There are a variety of digital hearing aid styles. The degree of hearing loss, power and option requirements, manual dexterity abilities, and cosmetic concerns are some of the factors that will determine the most appropriate model for the patient. 

Behind-The-Ear or “BTE” aids are worn behind the ear. BTEs have the most circuit options and are much more powerful than any of the custom made in-the-ear units. They conduct sound to the ear canal via an earmold. The earmold is custom made from an ear impression to perfectly replicate the size and shape of your ear.  Advantages of BTE aids include the ability to house many features, including volume control, directional microphones, and memory push buttons.

Open-fit hearing aids are similar in style to BTE aids as it also sits above your ear and the tubing travels down from there into your ear canal - but that's where the similarities end. Open-fit BTEs are smaller and employ newer technology - the shell above the ear is much smaller and the whole aid is lighter. The earpiece of an open-fit hearing aid is a small, soft rubber cap, which is more comfortable than the tightly fitting earpieces of BTEs, CICs, etc.

In-the-Ear hearing aids (ITEs) are custom-formed instruments molded to fit in the outer bowl-like portion of the ear (concha). These are custom made for you and include features similar to behind-the-ear aids.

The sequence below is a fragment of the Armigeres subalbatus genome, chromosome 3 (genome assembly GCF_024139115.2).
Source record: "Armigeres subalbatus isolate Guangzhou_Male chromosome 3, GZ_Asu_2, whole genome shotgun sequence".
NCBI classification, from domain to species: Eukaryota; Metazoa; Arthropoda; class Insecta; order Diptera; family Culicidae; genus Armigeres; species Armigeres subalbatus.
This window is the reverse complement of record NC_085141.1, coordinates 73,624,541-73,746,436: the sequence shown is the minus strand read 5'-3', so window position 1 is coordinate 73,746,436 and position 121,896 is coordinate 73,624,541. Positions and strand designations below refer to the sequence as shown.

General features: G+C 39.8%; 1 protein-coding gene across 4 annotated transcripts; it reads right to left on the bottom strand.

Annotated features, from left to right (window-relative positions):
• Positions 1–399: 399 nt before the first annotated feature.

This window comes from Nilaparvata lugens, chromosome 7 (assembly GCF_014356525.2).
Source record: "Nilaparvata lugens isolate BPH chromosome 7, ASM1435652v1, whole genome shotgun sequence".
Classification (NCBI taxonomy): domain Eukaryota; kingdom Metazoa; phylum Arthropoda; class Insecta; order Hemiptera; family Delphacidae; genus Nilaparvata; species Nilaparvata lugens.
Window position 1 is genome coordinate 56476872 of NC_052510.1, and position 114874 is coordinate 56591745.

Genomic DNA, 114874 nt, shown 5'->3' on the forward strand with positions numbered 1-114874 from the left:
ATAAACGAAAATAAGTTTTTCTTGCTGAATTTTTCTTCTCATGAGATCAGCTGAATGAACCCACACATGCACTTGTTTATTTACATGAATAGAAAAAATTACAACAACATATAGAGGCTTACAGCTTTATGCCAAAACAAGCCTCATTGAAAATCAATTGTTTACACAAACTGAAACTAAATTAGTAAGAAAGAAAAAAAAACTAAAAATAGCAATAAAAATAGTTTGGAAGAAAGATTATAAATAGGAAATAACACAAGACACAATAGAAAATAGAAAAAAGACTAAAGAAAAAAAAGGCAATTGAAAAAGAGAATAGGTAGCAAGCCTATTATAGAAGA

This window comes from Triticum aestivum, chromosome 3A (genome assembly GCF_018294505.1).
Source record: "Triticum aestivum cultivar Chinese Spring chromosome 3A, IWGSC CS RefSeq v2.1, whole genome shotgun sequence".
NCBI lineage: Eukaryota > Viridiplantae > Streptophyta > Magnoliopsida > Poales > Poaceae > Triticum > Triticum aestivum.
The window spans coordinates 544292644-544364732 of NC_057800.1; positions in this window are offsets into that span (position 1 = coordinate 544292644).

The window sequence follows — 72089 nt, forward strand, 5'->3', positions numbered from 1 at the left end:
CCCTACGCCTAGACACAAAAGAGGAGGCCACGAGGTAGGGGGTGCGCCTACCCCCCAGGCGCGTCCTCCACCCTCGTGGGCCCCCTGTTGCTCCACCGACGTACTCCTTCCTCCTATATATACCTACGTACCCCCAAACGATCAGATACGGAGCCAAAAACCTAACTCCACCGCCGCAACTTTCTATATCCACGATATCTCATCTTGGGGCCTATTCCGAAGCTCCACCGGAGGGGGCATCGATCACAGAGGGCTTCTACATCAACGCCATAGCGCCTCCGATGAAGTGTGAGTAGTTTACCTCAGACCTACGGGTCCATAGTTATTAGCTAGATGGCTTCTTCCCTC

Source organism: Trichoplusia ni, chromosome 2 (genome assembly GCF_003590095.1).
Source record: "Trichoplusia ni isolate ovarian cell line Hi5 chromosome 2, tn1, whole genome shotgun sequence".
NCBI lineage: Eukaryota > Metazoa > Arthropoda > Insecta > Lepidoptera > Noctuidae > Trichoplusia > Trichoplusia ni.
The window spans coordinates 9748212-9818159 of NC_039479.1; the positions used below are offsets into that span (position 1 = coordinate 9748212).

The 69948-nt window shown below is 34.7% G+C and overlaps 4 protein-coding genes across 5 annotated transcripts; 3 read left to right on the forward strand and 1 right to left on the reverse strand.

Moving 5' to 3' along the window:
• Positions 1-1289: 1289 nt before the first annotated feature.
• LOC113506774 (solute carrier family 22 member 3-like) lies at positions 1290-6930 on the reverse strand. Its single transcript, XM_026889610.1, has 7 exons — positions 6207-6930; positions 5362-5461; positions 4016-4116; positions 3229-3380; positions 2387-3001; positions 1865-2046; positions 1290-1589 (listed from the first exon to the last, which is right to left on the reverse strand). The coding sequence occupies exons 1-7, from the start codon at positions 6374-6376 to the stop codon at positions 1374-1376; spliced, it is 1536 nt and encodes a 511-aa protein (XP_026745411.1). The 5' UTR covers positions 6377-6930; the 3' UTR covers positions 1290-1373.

In-the-Canal (ITC) hearing aids are molded to fit almost entirely in the ear canal. They are small, occupying about one quarter of the concha. They require greater dexterity for insertion and removal.  They are smaller than ITEs.  Advantages include a custom, comfortable fit and reduction of wind noise.

Mini-Canals or “MCs” are the size between ITC and CIC. A mini-canal is a good choice when you desire the smallest possible hearing aid while still having good manual dexterity.

Completely-in-the-Canal aids or “CICs”
are the smallest and most discreet. They fit completely in the ear canal making them virtually invisible. They usually require a “removal string” due to their small size and the fact that they fit so deeply into the canal. They do not have manual controls due to their size. Other than aesthetic advantages, benefits include less wind noise, more natural hearing and telephone use without feedback.

Extended-wear aids are the newest hearing aid type available.  These aids, known as "Lyric", are inserted (and removed) by the audiologist in the office and are intended to remain in place for several months.  The Lyric offers excellent hearing "24/7" as opposed to conventional daily-wear hearing aids.  Lyrics, however, are not appropriate for all patients.

All custom made hearing aids and earmolds are made from a “cast” of the ear. The cast is referred to as an ear impression. Our audiologist makes the ear impression in the office. It takes about 10 to 15 minutes. The audiologist places a special cotton or foam dam in the ear canal to protect the eardrum and then a waxy material is placed in the ear canal. When the material hardens, the wax cast, along with the dam are removed from the ear canal. Often the ear canal will be “oily” after the impression is removed. This is normal. The oil comes from the waxy material and prevents the wax material from sticking to your skin. BE SURE TO TELL THE AUDIOLOGIST BEFORE THE EAR IMPRESSION IS OBTAINED IF YOU ARE ALLERGIC TO PLASTIC OR DYES!